The Palin VP Paradox: A Pawn In a Geopolitical Game? - GET POLITICAL w/ VIC LIVINGSTON
• Still no convincing reason why McCain picked someone so untested
• Did he choose her it because he felt he had to?
Could John McCain's odd GOP convention adventure of the past week be subtitled, "The politics of induced schizophrenia?"
He headed to the twin cities after a running mate selection that seemed incongruous with arguments he had made in earlier campaigning, as well as those he proffered in a spry but unconvincing acceptance speech. Now, in the wake of an address that was well-viewed but not over-enthusiastically reviewed, McCain's selection of Alaska Gov. Sarah Palin still perplexes the pundits as well as some worried GOP insiders.
In one fell swoop, McCain took off the table in this year's presidential politics the experience factor -- arguably his strongest suit against the candidacy of Democratic opponent Barack Obama. The experience factor also explains why Obama felt compelled to choose long-time Washington politico Sen. Joe Biden as his running mate.
McCain's Thursday night convention wrap-up employed a biographical film that was heavy on P.O.W. images, making the case that he's a fighter who's well-prepared, battle-tested and ready to lead the nation as commander-in-chief. Viewers also can read into the narrative this subtext: Torture and psychological pressure couldn't break McCain's spirit or alter his core beliefs.
But what about the here and now? Short-term Gov. Palin, despite the ballyhoo about her sass and brass and all the convention hype that she's a "maverick just like McCain," cannot be described as someone who's well-prepared, battle-tested and ready to lead. Less than two years as Alaska's governor and four years as a small-town mayor comprise a thin resume for the 44-year-old mother of five, who puts "hockey mom" first when asked to define herself.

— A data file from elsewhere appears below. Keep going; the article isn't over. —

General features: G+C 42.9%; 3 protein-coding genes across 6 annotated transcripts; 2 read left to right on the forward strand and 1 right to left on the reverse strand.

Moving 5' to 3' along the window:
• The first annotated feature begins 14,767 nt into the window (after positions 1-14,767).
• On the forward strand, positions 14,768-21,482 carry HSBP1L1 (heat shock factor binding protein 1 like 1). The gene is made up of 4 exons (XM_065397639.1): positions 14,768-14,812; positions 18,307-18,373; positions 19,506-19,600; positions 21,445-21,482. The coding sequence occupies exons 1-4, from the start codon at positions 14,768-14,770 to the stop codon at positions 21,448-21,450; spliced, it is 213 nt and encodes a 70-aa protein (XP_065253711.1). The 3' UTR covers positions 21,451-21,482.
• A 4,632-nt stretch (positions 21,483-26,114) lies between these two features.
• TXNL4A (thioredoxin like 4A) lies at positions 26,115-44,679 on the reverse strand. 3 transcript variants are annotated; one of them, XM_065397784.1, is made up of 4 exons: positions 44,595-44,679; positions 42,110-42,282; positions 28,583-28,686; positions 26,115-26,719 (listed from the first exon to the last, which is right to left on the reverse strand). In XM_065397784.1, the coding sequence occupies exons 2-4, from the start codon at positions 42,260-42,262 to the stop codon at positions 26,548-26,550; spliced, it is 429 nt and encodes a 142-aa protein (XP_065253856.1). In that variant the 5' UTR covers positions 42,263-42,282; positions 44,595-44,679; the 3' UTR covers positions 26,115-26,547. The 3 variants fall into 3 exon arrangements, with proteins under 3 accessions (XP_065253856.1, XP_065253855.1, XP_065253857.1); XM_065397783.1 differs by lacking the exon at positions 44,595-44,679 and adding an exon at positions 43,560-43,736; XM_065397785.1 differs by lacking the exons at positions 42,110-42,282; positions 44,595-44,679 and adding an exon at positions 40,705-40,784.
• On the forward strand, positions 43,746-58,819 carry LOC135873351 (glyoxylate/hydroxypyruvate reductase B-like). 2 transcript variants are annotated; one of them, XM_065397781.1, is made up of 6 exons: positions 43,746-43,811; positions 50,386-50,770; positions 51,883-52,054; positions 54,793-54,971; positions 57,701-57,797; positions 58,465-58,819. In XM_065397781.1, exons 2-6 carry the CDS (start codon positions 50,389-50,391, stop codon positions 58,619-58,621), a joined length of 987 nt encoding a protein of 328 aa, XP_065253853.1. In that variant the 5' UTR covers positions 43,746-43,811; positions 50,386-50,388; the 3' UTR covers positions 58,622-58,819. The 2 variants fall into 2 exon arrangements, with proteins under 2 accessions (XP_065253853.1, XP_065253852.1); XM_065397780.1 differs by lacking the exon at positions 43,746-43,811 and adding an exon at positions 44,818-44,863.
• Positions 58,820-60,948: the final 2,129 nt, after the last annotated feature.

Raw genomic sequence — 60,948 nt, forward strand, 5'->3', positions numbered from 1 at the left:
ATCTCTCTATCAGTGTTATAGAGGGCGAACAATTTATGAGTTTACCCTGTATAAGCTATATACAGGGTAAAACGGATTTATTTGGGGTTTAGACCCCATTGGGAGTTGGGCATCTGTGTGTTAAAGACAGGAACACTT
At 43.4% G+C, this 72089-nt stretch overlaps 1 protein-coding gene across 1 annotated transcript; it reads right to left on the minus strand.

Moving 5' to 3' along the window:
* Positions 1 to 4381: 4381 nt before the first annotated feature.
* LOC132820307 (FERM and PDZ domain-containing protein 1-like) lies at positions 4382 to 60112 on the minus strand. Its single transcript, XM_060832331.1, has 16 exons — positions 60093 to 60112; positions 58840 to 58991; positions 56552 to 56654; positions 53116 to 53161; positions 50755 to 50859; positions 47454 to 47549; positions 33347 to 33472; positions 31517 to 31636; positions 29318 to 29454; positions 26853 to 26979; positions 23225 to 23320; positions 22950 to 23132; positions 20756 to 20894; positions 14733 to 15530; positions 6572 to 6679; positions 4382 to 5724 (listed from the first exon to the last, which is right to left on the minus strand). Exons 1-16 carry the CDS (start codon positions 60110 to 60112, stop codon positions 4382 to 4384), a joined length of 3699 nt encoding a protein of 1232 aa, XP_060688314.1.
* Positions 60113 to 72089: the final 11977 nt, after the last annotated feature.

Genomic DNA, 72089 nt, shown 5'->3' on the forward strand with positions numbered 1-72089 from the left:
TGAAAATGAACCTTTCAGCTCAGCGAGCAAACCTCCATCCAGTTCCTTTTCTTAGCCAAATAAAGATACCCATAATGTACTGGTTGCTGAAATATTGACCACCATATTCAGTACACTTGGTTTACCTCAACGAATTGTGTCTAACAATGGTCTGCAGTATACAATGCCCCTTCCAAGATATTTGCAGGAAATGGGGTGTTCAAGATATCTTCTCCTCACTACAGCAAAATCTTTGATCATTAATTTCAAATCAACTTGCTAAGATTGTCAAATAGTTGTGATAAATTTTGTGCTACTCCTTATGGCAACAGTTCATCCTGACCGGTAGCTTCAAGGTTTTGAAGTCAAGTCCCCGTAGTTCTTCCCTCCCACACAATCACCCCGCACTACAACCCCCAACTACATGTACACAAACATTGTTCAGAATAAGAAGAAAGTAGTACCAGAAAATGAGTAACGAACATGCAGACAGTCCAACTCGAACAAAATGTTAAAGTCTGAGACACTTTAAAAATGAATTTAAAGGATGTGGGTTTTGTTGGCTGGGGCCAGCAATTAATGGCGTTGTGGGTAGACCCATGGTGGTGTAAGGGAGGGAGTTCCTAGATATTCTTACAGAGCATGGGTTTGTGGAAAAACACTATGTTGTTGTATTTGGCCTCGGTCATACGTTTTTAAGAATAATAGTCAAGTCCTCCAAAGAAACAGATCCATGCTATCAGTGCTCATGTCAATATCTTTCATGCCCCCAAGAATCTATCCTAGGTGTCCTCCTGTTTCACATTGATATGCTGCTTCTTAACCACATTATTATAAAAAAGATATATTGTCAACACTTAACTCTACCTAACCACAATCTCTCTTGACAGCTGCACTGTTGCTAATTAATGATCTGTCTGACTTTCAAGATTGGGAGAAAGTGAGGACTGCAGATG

Palin supplicants, with a straight face, point to her line authority over the Alaska National Guard, and the state's proximity to Russia, as proof of foreign affairs bona fides. The argument is both specious and outrageous.
Her newfound acolytes describe her as a brave "reformer," citing her battles with state party regulars. Yet this is a woman who had the temerity to brag on her opposition to earmarks and the infamous "bridge to nowhere," when in fact she hired lobbyists to secure Congressional pork for her state -- some $300 million this year alone, about nine times as much pork per person as the national average.
Palin appears to adhere to hard-right positions on social issues ranging from sex education and gun control to censorship in the public library.
Recordings of Palin's remarks in her church reveal what some might see as an embrace of apocalyptic dogma. The mainstream media, perhaps intimidated by the McCain campaign's charges of "sexism" in their Palin coverage, have yet to explore this angle of inquiry. Certainly she is entitled to such beliefs; but those asked to elevate her to executive office deserve to know much more about the doctrines and values which have shaped her thinking.
As of this writing, the McCain camp is keeping Palin under tight wraps, having granted an extended interview thus far only to People magazine. The mainstream media is offering Palin a soapbox, what amounts to free political advertising. But the McCain camp apparently has chosen to make the media its whipping boy, as reporters quite rightly seek to learn more about Palin's background, experience, qualifications, temperament and fitness for executive office.